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EARTH SCIENCES DEPARTMENT SEMINAR

 

 

Diplocynodon (Crocodylia, Alligatoroidea): old collections, new perspectives.

croc.jpg

 

 

Massimo Delfino

Dipartimento di Scienze della Terra, Università degli Studi di Torino, Via Valperga Caluso 35, 10125 Torino, Italy;

and

Institut Català de Paleontologia Miquel Crusafont, Universitat Autònoma de Barcelona. Edifici ICP, Campus de la UAB s/n, 08193 Cerdanyola del Vallès, Barcelona, Spain

 

Tuesday 9th July - 11.00 am

Earth Sciences seminar room

 

Diplocynodon was probably the most common Cenozoic crocodylian of Europe: remains referred to this genus were collected in more than 200 localities ranging in age from the late Paleocene (MP6; Mont Berru / Cernay-les-Reims) to the late Miocene (MN 6 in Central Europe; MN 9 in Southern Europe). Even if remains, often fragmentary, from Africa, North America and Asia were originally referred to this genus, it is likely that it was a European endemism. According to the modern phylogenies, Diplocynodon is a basal alligatoroid. Of the ten species of Diplocynodon that are considered valid at present, some have been described in the last decades, but others were erected even before than the genus was introduced in the literature by Pomel in 1847. This is the case of Diplocynodon hantoniensis (Wood, 1846) from the late Eocene of Hordle Cliff, originally referred to Alligator or to Crocodylus (as Crocodilus hastingsiae Owen, 1847). After the publications by Owen (1847, 1850) and Huxley (1859) the material from Hordle Cliff was never described in detail and most of the updated information on the morphology of D. hantoniensis derives indirectly from the character codings used for the cladistic analysis since 1992. The Synthesys project that I am developing here at NHM has the goal of redescribing the abundant remains of D. hantoniensis in order to provide an updated, solid comparative basis for the revision of the taxonomy and phylogeny of Diplocynodon.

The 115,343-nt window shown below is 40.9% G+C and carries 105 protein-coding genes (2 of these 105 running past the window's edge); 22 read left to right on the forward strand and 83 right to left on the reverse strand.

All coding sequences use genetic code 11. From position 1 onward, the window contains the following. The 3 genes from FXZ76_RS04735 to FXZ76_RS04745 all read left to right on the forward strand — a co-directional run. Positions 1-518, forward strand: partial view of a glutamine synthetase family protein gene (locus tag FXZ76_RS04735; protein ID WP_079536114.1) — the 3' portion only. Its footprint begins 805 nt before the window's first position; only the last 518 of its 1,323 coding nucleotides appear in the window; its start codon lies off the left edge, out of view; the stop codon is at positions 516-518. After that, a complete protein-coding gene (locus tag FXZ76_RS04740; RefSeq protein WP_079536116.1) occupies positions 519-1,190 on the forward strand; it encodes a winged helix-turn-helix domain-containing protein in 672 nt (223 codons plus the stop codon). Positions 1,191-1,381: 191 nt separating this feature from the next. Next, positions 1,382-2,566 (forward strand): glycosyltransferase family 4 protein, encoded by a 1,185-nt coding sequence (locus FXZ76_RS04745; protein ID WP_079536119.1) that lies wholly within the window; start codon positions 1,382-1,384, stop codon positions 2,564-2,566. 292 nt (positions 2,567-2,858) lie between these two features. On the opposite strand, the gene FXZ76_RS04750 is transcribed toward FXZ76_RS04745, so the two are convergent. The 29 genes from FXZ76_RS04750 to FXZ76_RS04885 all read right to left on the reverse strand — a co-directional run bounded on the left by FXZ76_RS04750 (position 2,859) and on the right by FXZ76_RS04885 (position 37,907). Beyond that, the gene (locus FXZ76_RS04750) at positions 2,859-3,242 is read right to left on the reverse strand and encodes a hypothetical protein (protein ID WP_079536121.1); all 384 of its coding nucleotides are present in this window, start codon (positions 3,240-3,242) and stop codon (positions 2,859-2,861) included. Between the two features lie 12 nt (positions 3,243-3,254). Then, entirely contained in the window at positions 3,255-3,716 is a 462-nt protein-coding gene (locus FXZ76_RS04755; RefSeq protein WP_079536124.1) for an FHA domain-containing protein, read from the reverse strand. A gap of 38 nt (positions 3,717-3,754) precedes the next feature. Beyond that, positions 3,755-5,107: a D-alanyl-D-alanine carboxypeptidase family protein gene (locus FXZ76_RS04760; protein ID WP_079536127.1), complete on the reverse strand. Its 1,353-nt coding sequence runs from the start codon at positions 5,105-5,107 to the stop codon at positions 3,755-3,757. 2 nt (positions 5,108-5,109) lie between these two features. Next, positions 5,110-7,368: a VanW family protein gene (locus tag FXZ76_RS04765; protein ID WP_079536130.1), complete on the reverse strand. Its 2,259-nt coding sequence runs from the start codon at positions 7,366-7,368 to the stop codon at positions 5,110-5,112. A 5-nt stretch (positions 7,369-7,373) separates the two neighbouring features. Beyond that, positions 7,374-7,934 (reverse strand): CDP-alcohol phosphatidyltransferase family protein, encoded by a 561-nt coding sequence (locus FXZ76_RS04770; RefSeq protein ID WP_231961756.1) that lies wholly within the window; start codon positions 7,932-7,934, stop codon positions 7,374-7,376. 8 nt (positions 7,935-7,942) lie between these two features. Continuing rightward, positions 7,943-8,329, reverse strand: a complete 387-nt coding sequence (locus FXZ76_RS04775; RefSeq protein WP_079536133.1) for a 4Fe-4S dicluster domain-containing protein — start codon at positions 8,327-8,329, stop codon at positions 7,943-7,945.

For additional details on attending this or other seminars see http://www.nhm.ac.uk/research-curation/seminars-events/index.html

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